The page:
French law must attack root of problem


Annie Cohen, Deputy Opinion Editor

France passed a controversial law last Friday prohibiting modeling agents and fashion houses from hiring models with a body mass index under 18. Under this new law, models are required to have a medical certificate ensuring that they have what the government deems a healthy BMI. Any person or company that continues to hire models under the legal minimum could be fined up to 75,000 euros and face six months in prison. In addition, the law requires any retouched photo used for commercial purposes to carry a message stating that the model’s body has been altered. The measure also makes it illegal for any website to encourage users to “seek excessive thinness.” While it cannot be denied that models and edited photos promote a harmful, unrealistic standard of beauty, France’s new law fails to get to root of the issue, opting instead for a simpler, potentially unfair fix. It will hopefully make some progress in improving unreasonable beauty standards, but in a different sense it  serves as another way for bodies to
be policed.

Putting restrictions on fashion models sounds fine in theory, but ultimately it will fail to make a dent in the widespread, toxic culture which emphasizes thinness as a goal to achieve above all else. In fact, the ban could result in some models being unfairly targeted — it is possible to be below the normal BMI range while leading a healthy lifestyle, as well as it being possible to be within the range while maintaining a disordered lifestyle. Isabelle Saint-Felix, the head of France’s National Union of Modelling Agencies, pointed out the law’s potential ineffectiveness, saying, “It’s a little simplistic to think that there won’t be any more anorexics if we get rid of very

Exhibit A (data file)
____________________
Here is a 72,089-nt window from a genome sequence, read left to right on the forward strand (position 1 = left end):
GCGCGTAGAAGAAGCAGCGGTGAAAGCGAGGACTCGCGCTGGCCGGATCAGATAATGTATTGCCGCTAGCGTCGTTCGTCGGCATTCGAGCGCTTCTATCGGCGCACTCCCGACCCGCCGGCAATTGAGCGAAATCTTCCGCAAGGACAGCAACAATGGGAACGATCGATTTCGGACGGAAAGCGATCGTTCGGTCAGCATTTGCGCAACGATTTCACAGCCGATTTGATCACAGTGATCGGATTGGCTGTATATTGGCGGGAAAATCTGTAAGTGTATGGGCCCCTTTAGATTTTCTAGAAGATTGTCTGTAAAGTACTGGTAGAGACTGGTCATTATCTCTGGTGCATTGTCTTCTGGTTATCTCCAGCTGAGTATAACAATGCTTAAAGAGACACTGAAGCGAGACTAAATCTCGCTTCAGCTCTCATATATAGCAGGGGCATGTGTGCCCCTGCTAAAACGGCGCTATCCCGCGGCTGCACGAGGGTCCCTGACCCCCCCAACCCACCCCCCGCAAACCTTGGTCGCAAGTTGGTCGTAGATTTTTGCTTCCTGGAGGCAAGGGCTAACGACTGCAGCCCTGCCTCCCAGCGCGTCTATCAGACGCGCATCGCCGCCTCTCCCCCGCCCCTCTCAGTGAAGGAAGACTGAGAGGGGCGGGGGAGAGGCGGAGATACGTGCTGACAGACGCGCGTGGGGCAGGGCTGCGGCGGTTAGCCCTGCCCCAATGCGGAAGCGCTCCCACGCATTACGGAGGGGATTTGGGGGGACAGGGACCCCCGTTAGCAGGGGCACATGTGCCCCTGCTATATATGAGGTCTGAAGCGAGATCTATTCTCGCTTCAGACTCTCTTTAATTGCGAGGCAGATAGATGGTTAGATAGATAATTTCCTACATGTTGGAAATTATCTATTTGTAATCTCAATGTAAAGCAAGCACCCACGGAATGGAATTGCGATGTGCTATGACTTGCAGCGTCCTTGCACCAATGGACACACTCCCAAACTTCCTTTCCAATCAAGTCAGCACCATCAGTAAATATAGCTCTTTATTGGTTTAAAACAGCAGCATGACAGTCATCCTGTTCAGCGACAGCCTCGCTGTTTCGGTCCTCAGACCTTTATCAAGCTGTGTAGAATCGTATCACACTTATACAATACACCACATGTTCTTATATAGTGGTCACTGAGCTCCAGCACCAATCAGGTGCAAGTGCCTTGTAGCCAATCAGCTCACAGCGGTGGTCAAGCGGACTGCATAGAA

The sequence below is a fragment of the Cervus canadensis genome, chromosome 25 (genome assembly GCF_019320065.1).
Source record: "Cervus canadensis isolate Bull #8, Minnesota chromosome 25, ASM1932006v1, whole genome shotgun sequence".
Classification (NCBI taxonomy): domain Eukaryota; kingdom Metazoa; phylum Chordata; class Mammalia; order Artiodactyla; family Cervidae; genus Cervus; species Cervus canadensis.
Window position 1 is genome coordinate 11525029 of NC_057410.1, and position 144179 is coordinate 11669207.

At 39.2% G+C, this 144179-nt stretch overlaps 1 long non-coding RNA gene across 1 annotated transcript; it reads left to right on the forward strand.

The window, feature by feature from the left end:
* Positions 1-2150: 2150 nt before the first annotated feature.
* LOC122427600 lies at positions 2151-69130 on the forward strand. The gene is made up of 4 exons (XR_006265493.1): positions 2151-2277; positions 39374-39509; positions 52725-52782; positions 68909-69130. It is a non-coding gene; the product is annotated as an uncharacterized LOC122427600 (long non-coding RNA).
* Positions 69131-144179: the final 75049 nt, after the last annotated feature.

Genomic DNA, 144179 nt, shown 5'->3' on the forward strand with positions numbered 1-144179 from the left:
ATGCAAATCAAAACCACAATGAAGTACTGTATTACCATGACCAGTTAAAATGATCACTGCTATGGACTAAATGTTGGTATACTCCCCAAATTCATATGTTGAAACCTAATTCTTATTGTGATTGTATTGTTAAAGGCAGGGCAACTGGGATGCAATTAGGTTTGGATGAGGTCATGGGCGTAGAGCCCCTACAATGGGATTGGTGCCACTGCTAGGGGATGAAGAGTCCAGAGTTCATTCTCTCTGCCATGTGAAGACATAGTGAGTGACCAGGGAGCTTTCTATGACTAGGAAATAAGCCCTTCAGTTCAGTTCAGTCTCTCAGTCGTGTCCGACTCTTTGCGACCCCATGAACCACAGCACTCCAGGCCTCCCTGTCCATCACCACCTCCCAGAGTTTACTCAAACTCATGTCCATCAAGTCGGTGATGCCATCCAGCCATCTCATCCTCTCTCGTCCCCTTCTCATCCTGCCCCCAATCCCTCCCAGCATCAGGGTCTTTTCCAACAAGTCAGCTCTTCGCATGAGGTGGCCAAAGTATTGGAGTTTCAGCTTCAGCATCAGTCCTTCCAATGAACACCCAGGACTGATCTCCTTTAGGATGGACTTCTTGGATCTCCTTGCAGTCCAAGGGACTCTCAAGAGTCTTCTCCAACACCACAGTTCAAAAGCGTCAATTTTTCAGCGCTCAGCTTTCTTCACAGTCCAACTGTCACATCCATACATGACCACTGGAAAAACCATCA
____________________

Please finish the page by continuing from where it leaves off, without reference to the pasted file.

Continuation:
thin models.”

It is estimated that in France 30,000-40,000  people suffer from anorexia, and in the United States, a staggering 30 million people will suffer from a clinically significant eating disorder at some point in their lives. Many factors are to blame for these high rates, chief among them cultural pressures that exalt the the notion of a perfect body. Along with constantly being
bombarded with damaging images from the mainstream media, recent years have given rise to pro-ana websites, which glorify eating disorders as an acceptable lifestyle. Unfortunately, it is virtually impossible for impressionable young people to be sheltered from every dangerous pressure. Placing new rules on fashion models will only go some of the way toward preventing vulnerable people from falling prey to eating disorders, since there is still so many negative messages ingrained in society outside the realm of fashion that promotes them.

The warning label on retouched images is a far more sensible and effective plan, but outlawing certain models does little to correct the unattainable beauty standards that have permeated the mainstream. If change is to truly happen, a cultural overhaul is necessary, not more limits on bodies.

Opinions expressed on the editorial pages are not necessarily those of WSN, and our publication of opinions is not an endorsement of them.

A version of this article appeared in the April 8 print edition. Email Annie Cohen on [email protected].